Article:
What constitutes “significant demonstrated economic hardship” is anyone’s guess
By Jon Coupal, president of the Howard Jarvis Taxpayers Association
The second installment of the 2019-2020 property tax bill was due on Friday and we hope the majority of California’s property owners were able to pay it without economic hardship. Unfortunately, for many homeowners and small businesses, it was more than just a hardship. They simply didn’t have the cash, and now they’re considered delinquent.
For this regrettable state of affairs we can thank both state and local officials. Gov. Gavin Newsom had the authority to issue an executive order to delay the deadline or direct counties to waive penalties and interest but, after pressure from local government associations, he declined to do so.
The California Association of County Treasurers and Tax Collectors admits that its members have the discretion to waive penalties and interest for late payment of property taxes. But whether they will do so will be determined only on a “case-by-case” basis.
In Orange County, Tax Collector Shari L. Freidenrich told the Los Angeles Times, “We will be closely reviewing each request on a case-by-case basis that we receive from homeowners, small businesses and other property owners who have significant demonstrated economic hardship due to COVID-19.”
What constitutes “significant demonstrated economic hardship” is anyone’s guess, because the term is not actually defined in California law.
It would be extremely helpful if the Legislature retroactively waives fines and penalties for those who have lost jobs and wages due to the coronavirus. But in the meantime, because local officials have not acted, property owners are left in limbo at a time when they need clarity and predictability.
Sadly, property owners are subject to the whims of their county’s treasurer-tax collector, whose policy on late payments may be much different from that applied by tax officials in other counties even though they are permitted by statute to provide relief.
Some county treasurer-tax collectors have effectively extended the deadline by simply closing their offices. Under the law, if the office is closed, the deadline for payment of taxes is the next business day that the office is open.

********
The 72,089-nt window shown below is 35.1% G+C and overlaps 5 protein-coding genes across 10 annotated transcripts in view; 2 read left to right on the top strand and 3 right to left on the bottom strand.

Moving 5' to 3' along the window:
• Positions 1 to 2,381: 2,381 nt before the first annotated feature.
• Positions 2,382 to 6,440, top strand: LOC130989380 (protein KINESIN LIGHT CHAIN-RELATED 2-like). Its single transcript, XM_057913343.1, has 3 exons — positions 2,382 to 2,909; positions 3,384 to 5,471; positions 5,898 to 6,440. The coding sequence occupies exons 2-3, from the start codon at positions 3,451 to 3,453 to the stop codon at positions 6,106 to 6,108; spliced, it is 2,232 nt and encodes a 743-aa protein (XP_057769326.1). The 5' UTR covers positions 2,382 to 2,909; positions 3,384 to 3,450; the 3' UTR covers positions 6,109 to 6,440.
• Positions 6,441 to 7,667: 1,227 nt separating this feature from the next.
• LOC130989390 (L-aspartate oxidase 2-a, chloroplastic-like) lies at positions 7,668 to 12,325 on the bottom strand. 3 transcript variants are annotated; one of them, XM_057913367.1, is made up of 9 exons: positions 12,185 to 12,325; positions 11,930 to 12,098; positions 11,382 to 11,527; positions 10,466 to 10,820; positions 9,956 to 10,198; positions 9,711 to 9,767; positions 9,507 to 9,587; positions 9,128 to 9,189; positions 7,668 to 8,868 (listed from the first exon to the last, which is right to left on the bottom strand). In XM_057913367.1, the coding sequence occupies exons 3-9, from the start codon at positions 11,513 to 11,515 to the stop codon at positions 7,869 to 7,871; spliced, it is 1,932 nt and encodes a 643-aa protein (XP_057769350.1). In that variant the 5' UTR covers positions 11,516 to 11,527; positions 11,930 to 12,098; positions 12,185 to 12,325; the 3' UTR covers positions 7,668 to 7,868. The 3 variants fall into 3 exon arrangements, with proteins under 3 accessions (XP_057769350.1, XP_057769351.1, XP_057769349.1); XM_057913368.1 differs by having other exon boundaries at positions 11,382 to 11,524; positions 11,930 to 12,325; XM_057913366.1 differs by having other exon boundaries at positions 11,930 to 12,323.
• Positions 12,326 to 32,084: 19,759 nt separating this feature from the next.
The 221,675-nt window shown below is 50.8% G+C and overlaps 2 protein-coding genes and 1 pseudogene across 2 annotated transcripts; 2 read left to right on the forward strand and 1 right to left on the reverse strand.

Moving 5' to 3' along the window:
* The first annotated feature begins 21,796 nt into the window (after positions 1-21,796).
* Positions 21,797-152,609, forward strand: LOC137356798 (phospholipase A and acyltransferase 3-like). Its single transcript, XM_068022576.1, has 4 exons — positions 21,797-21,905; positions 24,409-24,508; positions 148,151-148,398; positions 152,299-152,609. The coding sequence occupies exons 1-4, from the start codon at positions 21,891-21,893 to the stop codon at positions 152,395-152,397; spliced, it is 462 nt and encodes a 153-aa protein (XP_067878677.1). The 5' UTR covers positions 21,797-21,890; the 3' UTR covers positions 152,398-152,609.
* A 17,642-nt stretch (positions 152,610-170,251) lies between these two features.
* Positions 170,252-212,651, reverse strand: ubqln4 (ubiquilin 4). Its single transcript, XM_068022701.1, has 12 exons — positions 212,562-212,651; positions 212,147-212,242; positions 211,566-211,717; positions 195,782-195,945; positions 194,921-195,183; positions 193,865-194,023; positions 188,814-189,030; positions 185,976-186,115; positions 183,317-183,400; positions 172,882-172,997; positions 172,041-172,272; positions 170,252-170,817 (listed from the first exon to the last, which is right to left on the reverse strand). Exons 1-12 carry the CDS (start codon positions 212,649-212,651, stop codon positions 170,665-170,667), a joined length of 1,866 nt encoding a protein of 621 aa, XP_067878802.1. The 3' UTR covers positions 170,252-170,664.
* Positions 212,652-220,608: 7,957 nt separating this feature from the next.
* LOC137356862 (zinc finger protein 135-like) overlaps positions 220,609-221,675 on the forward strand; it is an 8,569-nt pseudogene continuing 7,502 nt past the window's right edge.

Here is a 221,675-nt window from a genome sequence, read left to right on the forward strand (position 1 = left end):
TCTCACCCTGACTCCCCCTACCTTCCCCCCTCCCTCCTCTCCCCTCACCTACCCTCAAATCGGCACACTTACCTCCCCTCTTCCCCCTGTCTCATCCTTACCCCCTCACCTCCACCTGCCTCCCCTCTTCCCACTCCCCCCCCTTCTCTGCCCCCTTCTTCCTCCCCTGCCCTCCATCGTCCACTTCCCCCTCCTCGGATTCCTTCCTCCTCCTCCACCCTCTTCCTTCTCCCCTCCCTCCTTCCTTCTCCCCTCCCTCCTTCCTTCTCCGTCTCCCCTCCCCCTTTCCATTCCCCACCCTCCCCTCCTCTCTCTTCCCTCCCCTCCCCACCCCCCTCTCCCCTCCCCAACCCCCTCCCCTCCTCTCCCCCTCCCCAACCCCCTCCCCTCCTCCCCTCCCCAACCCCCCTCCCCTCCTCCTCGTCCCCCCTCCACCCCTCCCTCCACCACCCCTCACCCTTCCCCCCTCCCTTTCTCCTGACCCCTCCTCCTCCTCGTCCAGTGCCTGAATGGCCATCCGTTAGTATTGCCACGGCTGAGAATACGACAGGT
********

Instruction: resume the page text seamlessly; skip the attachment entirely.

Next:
San Francisco County Treasurer-Tax Collector José Cisneros has extended the tax payment deadline by closing the TTC office through May 1. San Mateo County Treasurer-Tax Collector Sandie Arnott has also pushed the tax payment due date to May 4. There is no small amount of irony that two progressive counties have stepped up to the plate for taxpayers while counties that are perceived as pro-taxpayers have been recalcitrant.
Treasurer-tax collectors who kept their offices open may have missed their chance to follow the lead of San Mateo and San Francisco counties. But they are not too late to waive penalties and interest for property tax payments made after the April 10 deadline by Californians who have suffered from the unforeseeable economic damage caused by the statewide lockdown.
The Howard Jarvis Taxpayers Association has created a resource available to the public that provides the contact information for treasurer-tax collectors in all 58 counties. Taxpayers who need assistance or have questions are encouraged to visit www.hjta.org and click on the banner at the top of the homepage.
Almost all treasurer-tax collectors in California are elected by the voters. We suspect voters will reward those officials who demonstrate flexibility in these unprecedented circumstances. Those who don’t shouldn’t expect a lot of sympathy if they pay a political price in their next election.
— Jon Coupal, president of the Howard Jarvis Taxpayers Association.